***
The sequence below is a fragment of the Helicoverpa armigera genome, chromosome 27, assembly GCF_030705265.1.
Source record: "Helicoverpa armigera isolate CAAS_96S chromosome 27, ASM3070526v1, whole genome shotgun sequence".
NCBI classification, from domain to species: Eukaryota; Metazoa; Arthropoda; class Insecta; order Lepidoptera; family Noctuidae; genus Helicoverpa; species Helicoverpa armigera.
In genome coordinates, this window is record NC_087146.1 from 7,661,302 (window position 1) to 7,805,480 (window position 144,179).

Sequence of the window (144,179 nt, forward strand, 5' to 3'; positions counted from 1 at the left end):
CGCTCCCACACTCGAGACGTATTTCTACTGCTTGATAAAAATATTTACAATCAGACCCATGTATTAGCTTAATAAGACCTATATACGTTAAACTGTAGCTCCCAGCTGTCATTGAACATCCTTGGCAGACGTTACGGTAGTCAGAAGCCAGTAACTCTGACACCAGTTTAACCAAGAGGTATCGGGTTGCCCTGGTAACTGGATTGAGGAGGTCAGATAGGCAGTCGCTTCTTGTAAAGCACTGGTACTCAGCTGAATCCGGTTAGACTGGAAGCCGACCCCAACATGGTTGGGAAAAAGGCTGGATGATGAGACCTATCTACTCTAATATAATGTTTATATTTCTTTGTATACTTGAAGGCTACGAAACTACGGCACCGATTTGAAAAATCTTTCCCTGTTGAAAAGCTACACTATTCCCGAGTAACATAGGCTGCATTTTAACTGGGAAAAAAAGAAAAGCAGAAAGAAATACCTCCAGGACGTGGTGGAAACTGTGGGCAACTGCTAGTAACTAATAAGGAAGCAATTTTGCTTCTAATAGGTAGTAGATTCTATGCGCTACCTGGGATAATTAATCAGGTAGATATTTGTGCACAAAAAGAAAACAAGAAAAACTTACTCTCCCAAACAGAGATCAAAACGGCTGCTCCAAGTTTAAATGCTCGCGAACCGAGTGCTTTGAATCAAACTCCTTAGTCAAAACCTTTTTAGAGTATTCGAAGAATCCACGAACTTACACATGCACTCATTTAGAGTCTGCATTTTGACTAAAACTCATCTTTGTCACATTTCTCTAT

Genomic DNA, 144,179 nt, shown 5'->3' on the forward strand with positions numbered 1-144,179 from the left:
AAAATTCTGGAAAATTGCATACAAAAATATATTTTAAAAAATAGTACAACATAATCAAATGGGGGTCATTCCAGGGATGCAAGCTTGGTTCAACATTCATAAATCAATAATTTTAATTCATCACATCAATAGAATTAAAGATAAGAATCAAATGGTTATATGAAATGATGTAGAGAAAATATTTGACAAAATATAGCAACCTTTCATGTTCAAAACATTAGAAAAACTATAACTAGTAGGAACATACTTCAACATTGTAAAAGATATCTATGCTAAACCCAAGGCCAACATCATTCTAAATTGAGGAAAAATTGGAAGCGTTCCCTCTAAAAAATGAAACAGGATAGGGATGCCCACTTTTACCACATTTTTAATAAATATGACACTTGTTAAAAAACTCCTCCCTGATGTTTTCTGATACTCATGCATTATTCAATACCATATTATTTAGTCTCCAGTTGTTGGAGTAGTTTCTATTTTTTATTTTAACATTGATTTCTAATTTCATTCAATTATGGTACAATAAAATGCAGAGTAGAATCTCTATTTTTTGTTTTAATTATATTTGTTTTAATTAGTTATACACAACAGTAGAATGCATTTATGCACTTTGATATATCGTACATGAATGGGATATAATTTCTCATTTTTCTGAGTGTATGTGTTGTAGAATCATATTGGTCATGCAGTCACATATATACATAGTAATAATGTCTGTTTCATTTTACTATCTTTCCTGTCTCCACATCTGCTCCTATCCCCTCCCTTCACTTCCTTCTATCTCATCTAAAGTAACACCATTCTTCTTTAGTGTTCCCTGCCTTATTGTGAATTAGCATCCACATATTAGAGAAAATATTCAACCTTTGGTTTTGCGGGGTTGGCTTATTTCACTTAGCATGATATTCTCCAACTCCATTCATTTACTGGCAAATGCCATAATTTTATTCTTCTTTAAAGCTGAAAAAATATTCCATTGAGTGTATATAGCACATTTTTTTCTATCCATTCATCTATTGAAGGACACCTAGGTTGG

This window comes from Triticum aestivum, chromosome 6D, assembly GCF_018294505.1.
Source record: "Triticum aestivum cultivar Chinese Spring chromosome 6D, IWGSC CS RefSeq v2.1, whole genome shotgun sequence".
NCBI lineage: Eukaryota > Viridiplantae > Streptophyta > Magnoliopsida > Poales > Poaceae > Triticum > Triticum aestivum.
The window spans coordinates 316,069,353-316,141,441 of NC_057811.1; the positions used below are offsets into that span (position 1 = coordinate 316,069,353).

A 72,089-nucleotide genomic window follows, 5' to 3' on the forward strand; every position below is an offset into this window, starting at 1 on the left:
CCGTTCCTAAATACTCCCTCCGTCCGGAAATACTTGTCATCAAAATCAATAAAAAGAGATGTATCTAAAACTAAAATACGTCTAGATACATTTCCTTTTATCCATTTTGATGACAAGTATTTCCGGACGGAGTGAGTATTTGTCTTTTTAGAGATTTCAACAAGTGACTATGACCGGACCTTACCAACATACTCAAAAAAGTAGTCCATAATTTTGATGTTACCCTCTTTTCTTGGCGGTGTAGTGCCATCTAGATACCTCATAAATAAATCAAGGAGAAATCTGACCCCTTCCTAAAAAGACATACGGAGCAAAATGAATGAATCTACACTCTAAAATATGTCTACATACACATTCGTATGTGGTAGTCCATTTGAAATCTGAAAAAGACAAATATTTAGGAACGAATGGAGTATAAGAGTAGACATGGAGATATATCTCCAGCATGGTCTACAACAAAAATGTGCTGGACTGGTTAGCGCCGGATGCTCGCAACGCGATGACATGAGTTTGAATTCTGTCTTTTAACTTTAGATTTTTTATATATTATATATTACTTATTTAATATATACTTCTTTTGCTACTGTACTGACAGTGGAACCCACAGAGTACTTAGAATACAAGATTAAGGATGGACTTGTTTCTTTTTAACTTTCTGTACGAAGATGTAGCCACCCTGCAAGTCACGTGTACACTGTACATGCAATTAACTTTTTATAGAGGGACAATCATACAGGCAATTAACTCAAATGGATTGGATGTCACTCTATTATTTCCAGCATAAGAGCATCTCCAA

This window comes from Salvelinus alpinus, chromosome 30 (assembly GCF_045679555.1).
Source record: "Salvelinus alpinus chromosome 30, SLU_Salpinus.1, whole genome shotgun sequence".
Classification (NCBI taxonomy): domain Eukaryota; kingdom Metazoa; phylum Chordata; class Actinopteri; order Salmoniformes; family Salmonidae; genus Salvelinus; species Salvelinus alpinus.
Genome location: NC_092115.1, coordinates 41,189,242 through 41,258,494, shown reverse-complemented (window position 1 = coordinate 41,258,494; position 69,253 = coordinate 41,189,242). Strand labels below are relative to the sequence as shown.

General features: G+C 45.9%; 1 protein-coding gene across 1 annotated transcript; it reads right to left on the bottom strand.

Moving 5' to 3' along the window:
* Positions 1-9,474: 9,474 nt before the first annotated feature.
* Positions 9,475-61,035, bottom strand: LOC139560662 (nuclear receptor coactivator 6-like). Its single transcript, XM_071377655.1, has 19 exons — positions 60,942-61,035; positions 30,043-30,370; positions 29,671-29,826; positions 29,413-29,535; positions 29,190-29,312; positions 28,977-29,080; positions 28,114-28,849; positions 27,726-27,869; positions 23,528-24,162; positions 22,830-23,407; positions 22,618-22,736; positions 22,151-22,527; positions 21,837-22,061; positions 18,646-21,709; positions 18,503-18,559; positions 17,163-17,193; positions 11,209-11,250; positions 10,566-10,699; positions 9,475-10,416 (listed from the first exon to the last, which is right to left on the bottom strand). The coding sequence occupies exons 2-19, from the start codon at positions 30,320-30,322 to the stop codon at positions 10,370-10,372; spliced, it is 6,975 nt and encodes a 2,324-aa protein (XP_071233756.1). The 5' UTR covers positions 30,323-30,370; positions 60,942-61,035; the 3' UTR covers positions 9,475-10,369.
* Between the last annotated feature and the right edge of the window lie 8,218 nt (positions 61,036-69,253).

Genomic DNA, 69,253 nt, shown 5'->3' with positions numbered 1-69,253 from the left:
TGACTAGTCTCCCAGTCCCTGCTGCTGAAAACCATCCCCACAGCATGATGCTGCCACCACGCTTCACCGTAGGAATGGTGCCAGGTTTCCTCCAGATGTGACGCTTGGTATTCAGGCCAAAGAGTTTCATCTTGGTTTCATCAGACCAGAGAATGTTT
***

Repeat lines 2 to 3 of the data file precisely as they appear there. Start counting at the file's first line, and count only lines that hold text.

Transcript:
Source record: "Helicoverpa armigera isolate CAAS_96S chromosome 27, ASM3070526v1, whole genome shotgun sequence".
NCBI classification, from domain to species: Eukaryota; Metazoa; Arthropoda; class Insecta; order Lepidoptera; family Noctuidae; genus Helicoverpa; species Helicoverpa armigera.